Facing another round of furloughs, we made a last minute decision to go camping in Wyalusing State Park — one of Wisconsin’s oldest state parks — since we managed to reserve one of the 5 coveted non-reservable campsites (ie: first-come-first-serve basis). This state park caught our attention because one of the campgrounds sits 500 feet above the confluence of the Wisconsin River and Mississippi River. Additionally, our campsite has an unobstructed view of the city of Prairie du Chien — the oldest European settlement on the Upper Mississippi River and Wisconsin’s second oldest city.
From Minnesota, we drove south along the Mississippi River to Iowa before crossing the river to Wisconsin. The purple milkweed flowers and the eastern tent caterpillar nests on the trees, which look like giant white cotton candies, dominated the landscape along the 2.5 hours drive. Upon our arrival at the campsite, a trash panda greeted us before scurrying into the nearby bushes. We prayed we didn’t have to encounter it again, especially in the middle of the night. The ruby throated hummingbirds were commonly seen buzzing around at our campsite especially at dusk in search of food. We also got to watch the crop dusting planes doing countless laps throughout the day and refilling at the distant municipal airport across the Wisconsin River.
Apart from the early morning rain on the first day, it was very hot throughout our stay with the heat index consistently reaching 100F. We still managed to hike several trails in the forest to get away from the heat, albeit very muggy and humid. To escape the sweltering heat in the afternoons, we constantly repositioned our folding chairs in search of shade under the 2 tall oak trees at our campsite. When the sun moved, we moved in unison. The only downside of camping under oak trees was the constant dropping of oak nuts like mini bombs. It was considerably cooler at night where the temperature dropped at least 25 degrees.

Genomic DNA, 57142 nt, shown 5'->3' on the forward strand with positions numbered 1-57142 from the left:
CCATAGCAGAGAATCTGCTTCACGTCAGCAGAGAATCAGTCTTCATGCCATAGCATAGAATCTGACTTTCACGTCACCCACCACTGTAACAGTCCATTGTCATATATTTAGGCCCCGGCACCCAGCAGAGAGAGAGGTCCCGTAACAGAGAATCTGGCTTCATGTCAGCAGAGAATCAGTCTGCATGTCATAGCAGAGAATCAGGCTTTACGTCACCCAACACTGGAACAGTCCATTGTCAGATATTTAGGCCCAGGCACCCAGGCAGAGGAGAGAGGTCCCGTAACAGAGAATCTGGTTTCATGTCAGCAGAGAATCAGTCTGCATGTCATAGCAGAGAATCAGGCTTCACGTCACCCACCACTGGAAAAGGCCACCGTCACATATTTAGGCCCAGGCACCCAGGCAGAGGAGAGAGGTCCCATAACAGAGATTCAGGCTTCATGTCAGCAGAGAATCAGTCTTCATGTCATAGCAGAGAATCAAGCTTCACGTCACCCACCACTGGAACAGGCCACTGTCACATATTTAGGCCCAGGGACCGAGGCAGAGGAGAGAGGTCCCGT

One of the attractions in this state park is the canoe trails on Glenn Lake, which is part of the Upper Mississippi River National Wildlife and Fish Refuge. There are 2 canoe trails — the north trail cuts through the idyllic Woodyard Slough and the south trail is more exposed to air and water currents. Both trails were well marked and we saw a few egrets hunting for fish along the north trail. Although we rented a canoe for 4 hours, we managed to cover both trails in 3 hours with a total of 6.7 miles. We were not allowed to canoe on the Mississippi River due to liability reasons. We were told the waves from the passing barges would constantly push the canoe to the river banks.
On our departure day, it was very breezy in the morning with the storm forecasted to roll in that afternoon with damaging wind and hail. We departed at 8:30 AM and headed to Pikes Peak State Park — located across the Mississippi River in Iowa — to do a few short hikes before heading home. This state park bears the same name as one of the Colorado’s 58 fourteeners — a mountain peak with an elevation of at least 14,000 feet — because both locations were discovered by the same American explorer, Zebulon Pike.